FAO campaigns against fraudulent farm drugs
Commonly known as Nagana, the virus is transmitted by tse-tse flies and can have dramatic consequences for sub-Saharan African smallholders, costing an estimated $4.5bn every year to farmers worldwide.
FAO chief veterinary officer Juan Lubroth told GlobalMeatNews: “It’s a chronic problem in these countries. Animals lose weight, become anaemic and can eventually die. Drug availability is a problem, but making sure that drugs are effective is another one.”
FAO and the International Federation for Animal Health (IFAH) have produced a pharmaceutical standard to combat fraudulent drugs not containing enough active ingredients, as they do not protect animals and can cause strains to become more resistant.
IFAH’s executive director Barbara Freischem said: “Counterfeiting appears to be higher for drugs like trypanocides that are high volume, with an estimated 35m single doses per year being administered to domestic ruminants in sub-Saharan Africa. This represents about 40-50% of the total animal health market in this area, so it would be a lucrative target.
“As they are not authorised and do not have a specified composition, there is a very real danger that they contain unwanted and potentially harmful substances, which then would enter the food chain when food-producing animals are being treated.”
The standard has now been submitted to the World Animal Health Organisation (OIE), which should publish it within the next few months.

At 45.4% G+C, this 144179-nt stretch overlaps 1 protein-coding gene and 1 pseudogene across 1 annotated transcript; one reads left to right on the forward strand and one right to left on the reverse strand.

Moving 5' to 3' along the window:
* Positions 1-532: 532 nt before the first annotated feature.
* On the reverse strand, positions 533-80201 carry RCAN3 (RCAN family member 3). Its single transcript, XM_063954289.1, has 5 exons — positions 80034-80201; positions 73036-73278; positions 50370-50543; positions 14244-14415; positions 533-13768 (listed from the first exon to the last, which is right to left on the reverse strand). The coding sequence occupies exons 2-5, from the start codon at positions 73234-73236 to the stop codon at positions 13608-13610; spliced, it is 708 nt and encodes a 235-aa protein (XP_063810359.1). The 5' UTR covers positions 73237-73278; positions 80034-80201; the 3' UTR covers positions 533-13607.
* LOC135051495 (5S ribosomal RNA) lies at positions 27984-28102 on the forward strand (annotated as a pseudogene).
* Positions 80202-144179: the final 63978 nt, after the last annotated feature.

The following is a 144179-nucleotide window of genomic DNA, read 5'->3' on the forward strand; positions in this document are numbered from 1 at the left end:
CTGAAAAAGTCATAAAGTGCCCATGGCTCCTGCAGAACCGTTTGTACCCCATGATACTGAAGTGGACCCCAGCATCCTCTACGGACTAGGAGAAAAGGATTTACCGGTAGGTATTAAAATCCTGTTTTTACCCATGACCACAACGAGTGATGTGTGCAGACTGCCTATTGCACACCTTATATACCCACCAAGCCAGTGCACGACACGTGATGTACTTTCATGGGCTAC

An OIE spokesperson told GlobalMeatNews: “Because this issue is critical in the fight against counterfeit veterinary drugs, the Biological Standards Commission of the OIE is currently working on making provisions for the registration of drug monographs in the OIE Manual of Diagnostic Tests and Vaccines for Terrestrial Animals.
“This is a long-term process and, in the meantime, the OIE offers the possibility to publish information on drugs, such as the monographs for trypanocides, in the OIE Scientific and Technical Review. The publication of these monographs is currently under review and, if cleared, will be issued in the next multi-thematic review (April 2012).”
Once the standard is implemented, FAO will need to ensure authorities in the affected countries receive adequate training and quality control facilities to test imported drugs. “We are assisting countries to be able to recognise what’s good, insufficient or fraudulent, and to trace the product back to the manufacturer in order to either close down the centre or improve the quality,” Lubroth added.
To that end, the organisation is trying to attract funding from local governments and private companies. “We are talking about developing countries, so the drugs have to be accessible and the price has to come down. We hope to attract funding to subsidise materials to the ones that need it the most,” Lubroth said.
A lot of work is also needed to raise awareness among African farmers, who might still be tempted to buy cheap drugs on the black market despite the new standard. Lubroth added: “A cheap vaccine is very expensive, and when farmers use one and compare the results with a farmer that used a quality product, they will hopefully end up choosing quality.”